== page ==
Global Stratification and its Impacts

Global Stratification and its Impacts

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Global stratification involves the unequal distribution of resources, power, and influence among nations across the world. It leads to extreme differences between the poorest and richest nations in the world. It has led to a few nations being very wealthy while the majority remains very poor (Barkan, 2012). Global stratification has both positive and negative effects on local culture in the developing world. The positive effects include; first, it creates much-needed jobs in the third world. This occurs when companies in the developed world outsource jobs to third world nations. For example, Nike is one of the multinational corporations with most of its operations outsourced to third world nations. One of these nations is Thailand (Nike, 2005).

Nike has been in Thailand since 1980 (Nike, 2005). The company has over 65 contract factory partners with over 48,000 local employees. It has large factories with over 5,000 local workers for the final assembly. The company also has stitching facilities in upcountry with more than 700 workers each. In addition to the creation of local jobs, Nike offers collateral-free loans for small entrepreneurs. Nike also invests in projects that increase participation in physical activities (Frank, 2002). These activities improve the living standards of the population in Thailand.

However, global stratification also has negative effects on local culture. First, it affects the living conditions in third world countries. In these countries, starvation and deadly diseases are common. Infant mortality is high because of the poor diet before and during pregnancy, illnesses, and other poor living conditions. This is because developed nations tend to exploit poor people. For example, Nike has faced severe criticism in Thailand for poor working conditions, low wages, and abuse of labor rights (Frank, 2002).

Global stratification also takes a toll on women as they are more likely to feel poverty and poor health and education. It also increases violence against women associated with poverty, poor education, and significant disparities in employment status. Also, global stratification causes social stratification in third world countries. This is because a nation’s position in global stratification affects local stratification. Eventually, global stratification leaves third world nations with low living standards and high economic vulnerability (Barkan, 2012).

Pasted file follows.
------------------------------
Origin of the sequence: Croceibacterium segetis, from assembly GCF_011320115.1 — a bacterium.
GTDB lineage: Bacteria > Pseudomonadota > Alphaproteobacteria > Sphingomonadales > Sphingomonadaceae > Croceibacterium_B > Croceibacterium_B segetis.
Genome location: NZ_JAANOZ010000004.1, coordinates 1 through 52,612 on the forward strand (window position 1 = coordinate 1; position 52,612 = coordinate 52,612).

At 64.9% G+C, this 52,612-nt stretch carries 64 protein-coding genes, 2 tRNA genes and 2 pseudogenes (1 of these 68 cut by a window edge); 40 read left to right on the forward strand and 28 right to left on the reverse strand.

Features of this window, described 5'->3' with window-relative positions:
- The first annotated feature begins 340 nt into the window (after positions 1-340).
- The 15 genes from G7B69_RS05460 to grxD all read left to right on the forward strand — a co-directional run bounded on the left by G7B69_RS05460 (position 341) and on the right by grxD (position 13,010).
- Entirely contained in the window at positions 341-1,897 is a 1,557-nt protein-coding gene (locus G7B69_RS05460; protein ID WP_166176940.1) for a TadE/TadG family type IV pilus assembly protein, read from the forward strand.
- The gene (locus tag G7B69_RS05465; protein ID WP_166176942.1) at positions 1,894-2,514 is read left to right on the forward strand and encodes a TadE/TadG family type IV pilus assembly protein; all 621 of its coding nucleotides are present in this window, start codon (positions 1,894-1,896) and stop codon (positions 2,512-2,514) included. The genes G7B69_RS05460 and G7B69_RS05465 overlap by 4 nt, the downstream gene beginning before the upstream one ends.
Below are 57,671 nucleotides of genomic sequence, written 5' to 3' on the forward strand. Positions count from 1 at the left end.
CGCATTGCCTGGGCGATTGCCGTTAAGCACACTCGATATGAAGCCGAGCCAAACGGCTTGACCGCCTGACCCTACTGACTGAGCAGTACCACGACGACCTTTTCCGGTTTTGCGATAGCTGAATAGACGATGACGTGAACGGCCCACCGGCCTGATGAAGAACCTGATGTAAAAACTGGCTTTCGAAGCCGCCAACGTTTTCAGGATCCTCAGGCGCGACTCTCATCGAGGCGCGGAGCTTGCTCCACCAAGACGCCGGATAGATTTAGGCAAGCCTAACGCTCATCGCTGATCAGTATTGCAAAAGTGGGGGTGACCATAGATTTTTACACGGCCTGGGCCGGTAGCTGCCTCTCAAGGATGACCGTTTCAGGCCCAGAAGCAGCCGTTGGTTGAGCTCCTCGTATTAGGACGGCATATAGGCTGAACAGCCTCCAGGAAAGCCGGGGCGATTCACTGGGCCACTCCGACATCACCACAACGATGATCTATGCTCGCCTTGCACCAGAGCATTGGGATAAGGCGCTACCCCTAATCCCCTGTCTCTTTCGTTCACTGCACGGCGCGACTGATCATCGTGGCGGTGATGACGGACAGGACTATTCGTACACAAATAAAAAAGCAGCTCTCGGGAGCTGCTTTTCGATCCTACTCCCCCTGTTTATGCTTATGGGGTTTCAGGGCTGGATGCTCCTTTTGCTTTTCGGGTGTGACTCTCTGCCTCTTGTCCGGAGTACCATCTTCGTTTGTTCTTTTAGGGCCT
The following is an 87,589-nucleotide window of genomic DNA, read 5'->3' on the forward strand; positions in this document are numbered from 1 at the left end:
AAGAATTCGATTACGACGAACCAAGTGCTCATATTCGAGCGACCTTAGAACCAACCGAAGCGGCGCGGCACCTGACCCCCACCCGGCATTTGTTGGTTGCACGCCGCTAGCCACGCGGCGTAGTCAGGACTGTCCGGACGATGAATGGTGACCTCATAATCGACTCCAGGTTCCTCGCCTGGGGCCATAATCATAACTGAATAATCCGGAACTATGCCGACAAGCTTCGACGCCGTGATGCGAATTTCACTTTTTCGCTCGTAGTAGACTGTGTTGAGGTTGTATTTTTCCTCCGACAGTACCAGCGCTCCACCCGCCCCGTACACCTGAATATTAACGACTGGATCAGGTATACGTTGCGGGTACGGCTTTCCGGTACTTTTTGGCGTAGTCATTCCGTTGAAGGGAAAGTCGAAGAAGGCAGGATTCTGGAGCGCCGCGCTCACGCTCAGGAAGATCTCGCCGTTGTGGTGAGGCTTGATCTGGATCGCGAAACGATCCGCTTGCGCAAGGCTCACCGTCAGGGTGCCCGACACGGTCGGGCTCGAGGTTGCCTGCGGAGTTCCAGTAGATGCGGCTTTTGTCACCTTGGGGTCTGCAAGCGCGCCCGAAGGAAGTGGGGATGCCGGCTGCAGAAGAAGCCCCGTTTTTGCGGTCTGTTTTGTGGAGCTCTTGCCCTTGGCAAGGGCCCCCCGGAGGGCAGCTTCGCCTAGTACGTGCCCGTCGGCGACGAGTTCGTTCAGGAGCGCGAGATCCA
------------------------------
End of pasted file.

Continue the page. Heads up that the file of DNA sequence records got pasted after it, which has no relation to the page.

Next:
The United States is among the nations positioned highly in global stratification. This is because the US is among the wealthiest, powerful, influential, and advanced nations worldwide. Just as the third world nations, global stratification also affects developed nations positively and negatively. First, global stratification in lowering prices in the US increasing consumer buying power. In the US, the manufacturing industry is declining. This is because most companies are increasingly looking for outsourcing (Duncan et al., 2009). As proposed by the liberal economic theory, outsourcing lower prices in the US. This, in turn, increases consumers’ buying power in the country. For example, by outsourcing to Thailand, Nike standardizes the prices of its product in the US increasing consumer’s buying power. Second, global stratification increases the demand for U.S exports. This occurs when outsourcing improves the economies of third world countries (Duncan et al., 2009).

However, global stratification has negative effects on the US. First, it leads to the loss of jobs in the US. For many countries in the developed world, outsourcing is vital. Cheaper supplies of services in third world countries is essential to maintain and gain markets (Duncan et al., 2009). The problem is that workers in the developed world lose out to workers in third world nations. For instance, Nike has outsourced thousands of jobs to Thailand, saving millions of dollars in the process (Frank, 2002). This number of lost jobs is distressing for workers in the US.

The biggest winner in global stratification is the developed world for several reasons. First, when the developed world outsources to the third world, they save millions of dollars. This is because third world nations offer cheap labor. Second, when consumer buying power is increased by lowering prices in developed nations, more jobs are created (Duncan et al., 2009). Third, when economies of third world countries are improved, the demand for exports from the developing world increases. This means that even when Nike outsources jobs to Thailand, the US still emerges the biggest winner. Of course, Thailand wins in the situation. Jobs are created and living standards are improved (Nike, 2005). However, the wages are too low to make a major impact. Again, multinational companies are always exploiting workers in third world nations. Therefore, the US emerges as the biggest winner in this situation.


Barkan, S. (2012). Global Stratification. In: Sociology: Comprehensive Edition. Lard bucket.

Duncan, R., Jancar-Webster, B. & Switky, B. (2009). Case Study: Is Job Outsourcing Good or Bad for Developing Countries? (pp. 1-4). In: World Politics in the 21st Century.    Houghton Mifflin in Harcourt Publishing Company.

Frank, W. (2002). Successful Partnership for CSR Activities in Thailand: The NIKE Village       Development Project. Population & Community Development Association (PDA), 1-20.

Nike (2005). Nike Thailand celebrates 25th anniversary. Retrieved from   

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